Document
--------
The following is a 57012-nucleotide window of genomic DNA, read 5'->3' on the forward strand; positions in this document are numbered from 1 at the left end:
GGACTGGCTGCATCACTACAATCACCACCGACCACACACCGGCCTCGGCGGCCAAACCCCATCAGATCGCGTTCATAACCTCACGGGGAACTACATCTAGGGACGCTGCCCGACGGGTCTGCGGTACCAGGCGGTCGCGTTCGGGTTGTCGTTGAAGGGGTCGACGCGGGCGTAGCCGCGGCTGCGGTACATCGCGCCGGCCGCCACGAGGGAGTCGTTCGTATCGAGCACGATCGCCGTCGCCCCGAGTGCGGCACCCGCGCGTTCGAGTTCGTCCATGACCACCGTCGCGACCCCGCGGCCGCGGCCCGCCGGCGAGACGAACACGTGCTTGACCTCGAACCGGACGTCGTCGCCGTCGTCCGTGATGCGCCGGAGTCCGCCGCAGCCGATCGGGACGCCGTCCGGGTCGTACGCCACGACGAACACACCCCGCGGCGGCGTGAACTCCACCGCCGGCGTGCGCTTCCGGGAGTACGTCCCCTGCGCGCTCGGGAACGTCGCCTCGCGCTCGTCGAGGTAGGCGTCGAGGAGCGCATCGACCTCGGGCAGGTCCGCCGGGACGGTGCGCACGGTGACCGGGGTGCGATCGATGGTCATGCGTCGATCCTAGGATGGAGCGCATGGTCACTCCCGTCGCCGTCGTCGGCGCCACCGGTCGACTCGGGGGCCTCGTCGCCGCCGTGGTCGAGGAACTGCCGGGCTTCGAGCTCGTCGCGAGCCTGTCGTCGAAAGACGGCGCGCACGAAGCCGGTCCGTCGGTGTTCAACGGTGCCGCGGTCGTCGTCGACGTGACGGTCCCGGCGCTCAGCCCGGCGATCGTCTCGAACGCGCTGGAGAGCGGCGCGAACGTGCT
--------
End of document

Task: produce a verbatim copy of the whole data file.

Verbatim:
The following is a 57012-nucleotide window of genomic DNA, read 5'->3' on the forward strand; positions in this document are numbered from 1 at the left end:
GGACTGGCTGCATCACTACAATCACCACCGACCACACACCGGCCTCGGCGGCCAAACCCCATCAGATCGCGTTCATAACCTCACGGGGAACTACATCTAGGGACGCTGCCCGACGGGTCTGCGGTACCAGGCGGTCGCGTTCGGGTTGTCGTTGAAGGGGTCGACGCGGGCGTAGCCGCGGCTGCGGTACATCGCGCCGGCCGCCACGAGGGAGTCGTTCGTATCGAGCACGATCGCCGTCGCCCCGAGTGCGGCACCCGCGCGTTCGAGTTCGTCCATGACCACCGTCGCGACCCCGCGGCCGCGGCCCGCCGGCGAGACGAACACGTGCTTGACCTCGAACCGGACGTCGTCGCCGTCGTCCGTGATGCGCCGGAGTCCGCCGCAGCCGATCGGGACGCCGTCCGGGTCGTACGCCACGACGAACACACCCCGCGGCGGCGTGAACTCCACCGCCGGCGTGCGCTTCCGGGAGTACGTCCCCTGCGCGCTCGGGAACGTCGCCTCGCGCTCGTCGAGGTAGGCGTCGAGGAGCGCATCGACCTCGGGCAGGTCCGCCGGGACGGTGCGCACGGTGACCGGGGTGCGATCGATGGTCATGCGTCGATCCTAGGATGGAGCGCATGGTCACTCCCGTCGCCGTCGTCGGCGCCACCGGTCGACTCGGGGGCCTCGTCGCCGCCGTGGTCGAGGAACTGCCGGGCTTCGAGCTCGTCGCGAGCCTGTCGTCGAAAGACGGCGCGCACGAAGCCGGTCCGTCGGTGTTCAACGGTGCCGCGGTCGTCGTCGACGTGACGGTCCCGGCGCTCAGCCCGGCGATCGTCTCGAACGCGCTGGAGAGCGGCGCGAACGTGCT